the security authorities, with other papers, and eventually released to the National Ar-

    chives of Australia.3 It is of interest on two counts. Firstly, it offers an insiders view

    of the community and the life of Russian immigrants in the years before and during

    World War I and immediately following the Bolshevik revolution, when the Russian

    community in Queensland was deeply involved in political action, and the object of

    close attention from the security agencies. Secondly, it speaks eloquently about the

    relations between the leading figures in that company of revolutionaries, several of

    1 The names of Russian residents of Australia appear below in the forms they themselves customarily used, thus

    Herman Bykoff, rather than German Bykov, and Klushin rather than Kliushin. This does not apply to

    bibliographical references, where Library of Congress transliteration is used.

    2 Govor, Elena, Australia in the Russian Mirror: changing perceptions 1770-1919 (Melbourne: Melbourne

    University Press, 1997); Kevin Windle, Nabat and its Editors: the 1919 Swansong of the Brisbane Russian

    Socialist Press, Australian Slavonic and East European Studies 21 (2007), 143-163; idem, Unmajestic

    Bombast: The Brisbane Union of Russian Workers as Shown in a 1919 Play, Australian Slavonic and East

    European Studies 19 (2005), 29-51.

    3 NAA: BP4/1 BOX 4 66/4/2165.


    whom were soon to be deported to Russia, and their political tendencies, loyalties and


    Bykoff was born in Saratov in 1891. He spent only three years in Australia,

    having arrived as a sailor in 1916. By his own account he had once been a Left Social-

    ist Revolutionary, and his activism had led to seven years in prison in Russia. By the

    time of the October revolution he saw himself as a Bolshevik Maximalist. He was

    deported in September 1919, but succeeded in making his mark in Russian radicalism

    when this was at its height in Australiathe years immediately following the October

    revolution in Russia. Concerning his later life, there is little information to hand, be-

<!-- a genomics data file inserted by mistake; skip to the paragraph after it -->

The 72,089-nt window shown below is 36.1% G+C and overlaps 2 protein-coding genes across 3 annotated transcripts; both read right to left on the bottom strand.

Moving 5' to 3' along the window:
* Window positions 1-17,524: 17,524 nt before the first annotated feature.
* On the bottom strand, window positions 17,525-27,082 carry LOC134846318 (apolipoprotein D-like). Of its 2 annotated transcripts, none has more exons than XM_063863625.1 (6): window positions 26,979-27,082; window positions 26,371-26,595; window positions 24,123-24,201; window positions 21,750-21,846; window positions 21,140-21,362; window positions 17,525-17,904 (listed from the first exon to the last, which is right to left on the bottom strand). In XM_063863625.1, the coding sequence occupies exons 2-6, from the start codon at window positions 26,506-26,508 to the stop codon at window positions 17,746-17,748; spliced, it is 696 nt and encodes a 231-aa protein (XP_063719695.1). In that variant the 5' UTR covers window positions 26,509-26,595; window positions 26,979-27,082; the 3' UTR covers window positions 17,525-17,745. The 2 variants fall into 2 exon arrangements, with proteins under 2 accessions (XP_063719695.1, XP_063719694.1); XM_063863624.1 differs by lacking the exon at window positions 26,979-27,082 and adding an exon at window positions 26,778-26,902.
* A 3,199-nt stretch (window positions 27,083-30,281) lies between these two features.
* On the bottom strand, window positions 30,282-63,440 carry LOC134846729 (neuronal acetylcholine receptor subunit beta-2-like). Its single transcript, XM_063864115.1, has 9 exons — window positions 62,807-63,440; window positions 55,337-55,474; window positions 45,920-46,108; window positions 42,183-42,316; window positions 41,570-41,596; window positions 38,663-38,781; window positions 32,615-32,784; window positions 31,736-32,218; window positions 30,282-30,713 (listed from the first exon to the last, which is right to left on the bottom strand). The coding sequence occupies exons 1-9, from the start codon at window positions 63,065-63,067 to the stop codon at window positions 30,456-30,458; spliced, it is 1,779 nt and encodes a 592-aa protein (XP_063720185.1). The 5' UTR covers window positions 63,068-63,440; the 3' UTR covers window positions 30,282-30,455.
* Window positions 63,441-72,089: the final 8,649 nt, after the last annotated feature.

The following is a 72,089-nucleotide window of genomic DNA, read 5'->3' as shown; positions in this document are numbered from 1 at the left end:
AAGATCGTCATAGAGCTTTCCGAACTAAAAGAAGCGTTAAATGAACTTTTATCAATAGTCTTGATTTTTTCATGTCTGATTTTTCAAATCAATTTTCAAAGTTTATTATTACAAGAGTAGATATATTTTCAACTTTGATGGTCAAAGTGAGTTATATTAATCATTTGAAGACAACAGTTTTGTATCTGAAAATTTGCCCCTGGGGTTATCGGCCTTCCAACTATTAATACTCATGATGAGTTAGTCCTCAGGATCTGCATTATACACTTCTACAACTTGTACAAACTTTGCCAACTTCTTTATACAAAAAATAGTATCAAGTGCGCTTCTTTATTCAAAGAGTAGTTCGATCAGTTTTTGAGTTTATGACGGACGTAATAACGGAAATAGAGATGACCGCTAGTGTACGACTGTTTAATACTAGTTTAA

yond the fact that he spent some time in Chita in the early 1920s, in a Communist

    Party post, later taught in Leningrad, and appears to have survived the purges of the


    Soon after his arrival Bykoff became an active member of the Brisbane Union

    of Russian Workers (URW), which came to be the focus of radical activism under the

    Bolshevik Theodore (Tom) Sergeeff (Fedor Sergeev; better known by his nom de

    guerre, Artem), and later when led by the forceful and dynamic Alexander Zuzenko

    (1884-1938). Bykoff more than once clashed with Zuzenko, who had been appointed

    secretary of the URW in August 1918. Zuzenkos career is better known than

    Bykoffs and has been described elsewhere, so no more than minimal biographical

    information is needed here. A sailor and seasoned revolutionary from Riga, he arrived

    in Australia in 1911 and soon came to the attention of the authorities as a determined

    agitator. He was deported in April 1919, but returned briefly as an agent of the

    Comintern in 1922, to be deported a second time. His last fourteen years were spent as


    Soviet sea-captain, a career which was cut short by arrest in April 1938, and execution

    shortly thereafter as a British spy.4

    For a brief period in 1918 Bykoff was a leading member of a breakaway or-

    ganization, the Group of Russian Workers (see below), which he soon left, as he re-

    counts in the article, to rejoin the URW. Though rarely able to see eye to eye with

    Zuzenko, he did join him in leading the red flag procession on Sunday 23 March 1919,

    the fateful day which brought in its train a week-long frenzy of rioting in the streets of

    Brisbane and led to the arrest and deportation of some dozen members of the commu-

    nity, Bykoff and Zuzenko among them.5 When brought before a Brisbane court on 1

    April 1919 for his part in the demonstration, he was defiant in informing a hostile

    bench and public gallery of his revolutionary views, which an editorial in The Argus

    dismissed as impudent Bolshevik balderdash.6

    Bykoff was a prolific writer of essays, articles, and political feuilletons. Some

    of these were published in the Brisbane Russian-language press, others in English in

    The Daily Standard and Knowledge and Unity in 1919, but many other pieces re-

    mained unpublished, and plans for some publications r


View more >